MEDFORD, Ore-- According to Natalie Weber, the public information officer for the Oregon Department of Forestry Southwest, Southern Oregon is about five and a half weeks away from the start of its typical wildfire season. This comes though as droughts across the southern part of the state continue to increase the chances of a wildfire.
"When we start off a season this dry, it typically isn't a good sign," said Weber. "But condition can change very easily here in southern Oregon. For example, we could get some rain here in the next few weeks and that could change everything for us."
According to the National Weather Service in Medford, multiple counties across Southern Oregon including, Jackson, Klamath, Lake, Douglas and Curry counties, are experiencing some sort of drought. This ranges from abnormally dry all the way to an exceptional drought.
In Medford, the National Weather Service says that the area is 2.91 inches of rain below what it typically experiences in a year, but is a little over nine inches under when it comes to a two-year model.
In Klamath Falls, that number increases to about a 12 inch deficit of rain in the last two years, which is why most of Klamath County is right now in either a severe, extreme or exceptional drought.
"This looks like a trend," said Ryan Sandler, the Warning Coordination Meteorologist for the National Weather Service in Medford. "If you look back at the last 25 to 30 years you would certainly see that this is a trend towards dryness."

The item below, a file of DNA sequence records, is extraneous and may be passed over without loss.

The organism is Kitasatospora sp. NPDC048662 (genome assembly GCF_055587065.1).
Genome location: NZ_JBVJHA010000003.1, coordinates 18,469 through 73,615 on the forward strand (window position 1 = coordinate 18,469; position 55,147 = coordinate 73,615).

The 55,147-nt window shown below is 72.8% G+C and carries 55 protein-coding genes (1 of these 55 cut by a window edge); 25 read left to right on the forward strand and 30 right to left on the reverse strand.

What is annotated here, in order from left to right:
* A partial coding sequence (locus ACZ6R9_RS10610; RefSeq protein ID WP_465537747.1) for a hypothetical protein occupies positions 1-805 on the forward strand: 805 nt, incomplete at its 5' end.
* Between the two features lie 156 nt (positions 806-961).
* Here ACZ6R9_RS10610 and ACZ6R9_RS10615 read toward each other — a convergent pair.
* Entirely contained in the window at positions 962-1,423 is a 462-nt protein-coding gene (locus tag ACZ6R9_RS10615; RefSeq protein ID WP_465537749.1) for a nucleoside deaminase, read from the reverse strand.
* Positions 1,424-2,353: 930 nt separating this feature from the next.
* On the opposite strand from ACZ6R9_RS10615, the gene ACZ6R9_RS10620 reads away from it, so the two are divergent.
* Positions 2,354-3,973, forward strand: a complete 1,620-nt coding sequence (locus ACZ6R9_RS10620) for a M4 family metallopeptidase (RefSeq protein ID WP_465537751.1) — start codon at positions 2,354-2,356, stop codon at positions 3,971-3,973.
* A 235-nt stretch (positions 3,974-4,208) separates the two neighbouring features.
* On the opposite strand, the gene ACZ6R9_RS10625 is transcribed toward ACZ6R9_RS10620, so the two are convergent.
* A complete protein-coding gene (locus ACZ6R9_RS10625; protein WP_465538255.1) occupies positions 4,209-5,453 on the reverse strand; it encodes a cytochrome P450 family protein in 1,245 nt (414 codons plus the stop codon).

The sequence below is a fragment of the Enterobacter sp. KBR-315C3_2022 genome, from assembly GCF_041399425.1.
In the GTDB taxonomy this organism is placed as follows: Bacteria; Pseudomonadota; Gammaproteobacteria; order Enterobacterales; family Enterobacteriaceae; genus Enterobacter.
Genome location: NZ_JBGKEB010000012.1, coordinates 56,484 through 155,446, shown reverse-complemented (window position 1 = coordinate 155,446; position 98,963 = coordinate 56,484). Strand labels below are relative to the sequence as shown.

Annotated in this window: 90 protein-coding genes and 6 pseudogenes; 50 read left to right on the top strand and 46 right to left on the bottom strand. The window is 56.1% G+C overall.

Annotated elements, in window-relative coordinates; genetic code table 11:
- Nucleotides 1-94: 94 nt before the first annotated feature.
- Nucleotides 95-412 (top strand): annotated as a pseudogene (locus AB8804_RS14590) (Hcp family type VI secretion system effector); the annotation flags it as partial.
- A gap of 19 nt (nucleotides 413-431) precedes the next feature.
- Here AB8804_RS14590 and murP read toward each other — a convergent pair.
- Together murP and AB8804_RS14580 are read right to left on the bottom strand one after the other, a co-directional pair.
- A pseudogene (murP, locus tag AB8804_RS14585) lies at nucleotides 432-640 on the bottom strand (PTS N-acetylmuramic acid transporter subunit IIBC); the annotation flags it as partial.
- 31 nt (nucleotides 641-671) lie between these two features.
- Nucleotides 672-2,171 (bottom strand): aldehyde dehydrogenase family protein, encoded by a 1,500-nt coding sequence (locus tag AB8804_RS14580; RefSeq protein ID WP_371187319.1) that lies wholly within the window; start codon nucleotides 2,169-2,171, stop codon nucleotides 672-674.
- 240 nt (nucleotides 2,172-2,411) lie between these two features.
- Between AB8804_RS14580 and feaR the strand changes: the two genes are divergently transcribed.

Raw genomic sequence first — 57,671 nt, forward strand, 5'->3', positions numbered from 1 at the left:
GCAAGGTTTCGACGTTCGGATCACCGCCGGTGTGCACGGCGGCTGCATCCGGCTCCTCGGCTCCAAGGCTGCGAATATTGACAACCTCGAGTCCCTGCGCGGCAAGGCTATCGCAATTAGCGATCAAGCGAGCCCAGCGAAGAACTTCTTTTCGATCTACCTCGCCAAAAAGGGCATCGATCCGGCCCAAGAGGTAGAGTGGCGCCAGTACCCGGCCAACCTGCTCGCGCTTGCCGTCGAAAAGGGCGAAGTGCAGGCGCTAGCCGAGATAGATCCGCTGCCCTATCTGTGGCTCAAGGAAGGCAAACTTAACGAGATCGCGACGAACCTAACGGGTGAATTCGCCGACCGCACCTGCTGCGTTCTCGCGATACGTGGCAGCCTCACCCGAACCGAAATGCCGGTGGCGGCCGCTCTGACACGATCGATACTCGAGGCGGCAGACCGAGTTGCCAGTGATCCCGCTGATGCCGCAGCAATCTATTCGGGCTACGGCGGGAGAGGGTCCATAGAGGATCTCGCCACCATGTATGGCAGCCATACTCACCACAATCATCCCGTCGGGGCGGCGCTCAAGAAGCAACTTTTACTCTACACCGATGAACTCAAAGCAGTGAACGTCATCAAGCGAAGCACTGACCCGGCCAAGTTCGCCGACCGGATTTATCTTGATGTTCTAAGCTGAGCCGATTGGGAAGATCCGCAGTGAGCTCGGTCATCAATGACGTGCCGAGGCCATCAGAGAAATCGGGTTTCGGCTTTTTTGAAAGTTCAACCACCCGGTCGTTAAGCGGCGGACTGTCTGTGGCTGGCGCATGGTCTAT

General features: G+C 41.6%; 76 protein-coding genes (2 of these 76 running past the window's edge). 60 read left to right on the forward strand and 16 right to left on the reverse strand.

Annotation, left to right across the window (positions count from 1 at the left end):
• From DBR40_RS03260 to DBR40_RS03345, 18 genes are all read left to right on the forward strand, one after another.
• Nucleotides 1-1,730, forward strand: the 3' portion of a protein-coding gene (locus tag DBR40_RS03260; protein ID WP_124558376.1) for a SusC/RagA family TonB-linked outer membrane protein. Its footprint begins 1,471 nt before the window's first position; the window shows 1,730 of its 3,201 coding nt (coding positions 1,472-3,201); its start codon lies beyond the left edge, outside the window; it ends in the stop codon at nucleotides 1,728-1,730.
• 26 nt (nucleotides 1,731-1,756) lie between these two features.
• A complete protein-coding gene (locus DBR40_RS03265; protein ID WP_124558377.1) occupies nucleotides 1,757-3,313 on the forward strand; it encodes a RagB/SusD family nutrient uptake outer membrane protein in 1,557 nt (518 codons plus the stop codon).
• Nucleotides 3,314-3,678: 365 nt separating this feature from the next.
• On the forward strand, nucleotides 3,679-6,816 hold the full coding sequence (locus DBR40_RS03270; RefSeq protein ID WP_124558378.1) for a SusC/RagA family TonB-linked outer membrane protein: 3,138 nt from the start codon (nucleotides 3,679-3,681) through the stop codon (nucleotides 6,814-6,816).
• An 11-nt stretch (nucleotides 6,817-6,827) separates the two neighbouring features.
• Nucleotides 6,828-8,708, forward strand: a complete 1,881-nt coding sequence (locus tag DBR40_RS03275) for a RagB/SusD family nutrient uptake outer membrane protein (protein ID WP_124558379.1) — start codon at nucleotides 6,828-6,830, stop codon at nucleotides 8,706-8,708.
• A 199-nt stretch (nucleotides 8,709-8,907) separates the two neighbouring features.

For the upcoming wildfire season, Weber says that this means that more fuels will be available for the flames to consume if a wildfire starts.
"When it comes to a drought we rely on that moisture in the fuels to keep a fire from burning as quickly," said Weber. "So when you don't have that moisture and you get into that drought, that's when things can take off a lot faster."
And when it comes to the long-term effects of the drought, Sandler says that we could expect to see longer and more severe wildfire seasons in the future.
"The start of the fire season will start earlier and the end will be later," said Sandler. "So that allows for a greater chance of having more fires and a worse fire season."
According to Sandler, from 2000-2012, there were only a few years of unhealthy smoke in the Rogue Valley. But since 2013, in six out of the last eight years, the Rogue Valley has experienced unhealthy smoke during the summer time.
"That's an indicator that fires are becoming more frequent, larger and are burning nearby," said Sandler.
Although Sandler understands that the drought does have an impact on future wildfires, he also mentioned that lightning strikes have also played an important role in wildfires starting, especially during the summer months.
According to forecasts on Thursday, wetter weather is on its way to Southern Oregon and will provide some much needed rain. But future models also show that dryer conditions could be returning to the area very soon.